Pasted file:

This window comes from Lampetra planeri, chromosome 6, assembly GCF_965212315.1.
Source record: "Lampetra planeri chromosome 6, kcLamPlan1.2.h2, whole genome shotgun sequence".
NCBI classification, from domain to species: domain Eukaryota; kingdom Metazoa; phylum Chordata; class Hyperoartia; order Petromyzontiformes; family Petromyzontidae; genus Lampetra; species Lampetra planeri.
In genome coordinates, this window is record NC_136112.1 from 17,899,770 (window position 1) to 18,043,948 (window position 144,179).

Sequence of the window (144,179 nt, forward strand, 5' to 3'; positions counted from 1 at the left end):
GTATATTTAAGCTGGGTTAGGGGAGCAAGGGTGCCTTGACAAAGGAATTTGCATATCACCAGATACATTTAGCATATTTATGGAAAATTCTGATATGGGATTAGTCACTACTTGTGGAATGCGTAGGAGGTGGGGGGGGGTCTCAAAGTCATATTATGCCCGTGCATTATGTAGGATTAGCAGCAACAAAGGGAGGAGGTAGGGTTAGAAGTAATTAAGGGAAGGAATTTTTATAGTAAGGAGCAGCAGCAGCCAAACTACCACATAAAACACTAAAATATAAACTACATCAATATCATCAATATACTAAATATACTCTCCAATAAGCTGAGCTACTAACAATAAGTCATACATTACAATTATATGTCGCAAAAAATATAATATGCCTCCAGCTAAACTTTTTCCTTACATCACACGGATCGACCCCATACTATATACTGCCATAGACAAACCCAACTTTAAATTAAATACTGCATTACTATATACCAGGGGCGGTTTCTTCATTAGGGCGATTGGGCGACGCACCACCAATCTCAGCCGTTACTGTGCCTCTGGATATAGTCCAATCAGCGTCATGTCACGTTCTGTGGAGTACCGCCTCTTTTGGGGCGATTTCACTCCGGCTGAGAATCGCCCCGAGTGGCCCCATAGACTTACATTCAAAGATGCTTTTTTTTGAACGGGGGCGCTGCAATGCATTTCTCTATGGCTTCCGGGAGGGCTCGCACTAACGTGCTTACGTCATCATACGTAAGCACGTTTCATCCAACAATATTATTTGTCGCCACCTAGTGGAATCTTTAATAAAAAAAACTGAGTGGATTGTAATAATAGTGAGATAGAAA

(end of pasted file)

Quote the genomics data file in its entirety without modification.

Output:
This window comes from Lampetra planeri, chromosome 6, assembly GCF_965212315.1.
Source record: "Lampetra planeri chromosome 6, kcLamPlan1.2.h2, whole genome shotgun sequence".
NCBI classification, from domain to species: domain Eukaryota; kingdom Metazoa; phylum Chordata; class Hyperoartia; order Petromyzontiformes; family Petromyzontidae; genus Lampetra; species Lampetra planeri.
In genome coordinates, this window is record NC_136112.1 from 17,899,770 (window position 1) to 18,043,948 (window position 144,179).

Sequence of the window (144,179 nt, forward strand, 5' to 3'; positions counted from 1 at the left end):
GTATATTTAAGCTGGGTTAGGGGAGCAAGGGTGCCTTGACAAAGGAATTTGCATATCACCAGATACATTTAGCATATTTATGGAAAATTCTGATATGGGATTAGTCACTACTTGTGGAATGCGTAGGAGGTGGGGGGGGGTCTCAAAGTCATATTATGCCCGTGCATTATGTAGGATTAGCAGCAACAAAGGGAGGAGGTAGGGTTAGAAGTAATTAAGGGAAGGAATTTTTATAGTAAGGAGCAGCAGCAGCCAAACTACCACATAAAACACTAAAATATAAACTACATCAATATCATCAATATACTAAATATACTCTCCAATAAGCTGAGCTACTAACAATAAGTCATACATTACAATTATATGTCGCAAAAAATATAATATGCCTCCAGCTAAACTTTTTCCTTACATCACACGGATCGACCCCATACTATATACTGCCATAGACAAACCCAACTTTAAATTAAATACTGCATTACTATATACCAGGGGCGGTTTCTTCATTAGGGCGATTGGGCGACGCACCACCAATCTCAGCCGTTACTGTGCCTCTGGATATAGTCCAATCAGCGTCATGTCACGTTCTGTGGAGTACCGCCTCTTTTGGGGCGATTTCACTCCGGCTGAGAATCGCCCCGAGTGGCCCCATAGACTTACATTCAAAGATGCTTTTTTTTGAACGGGGGCGCTGCAATGCATTTCTCTATGGCTTCCGGGAGGGCTCGCACTAACGTGCTTACGTCATCATACGTAAGCACGTTTCATCCAACAATATTATTTGTCGCCACCTAGTGGAATCTTTAATAAAAAAAACTGAGTGGATTGTAATAATAGTGAGATAGAAA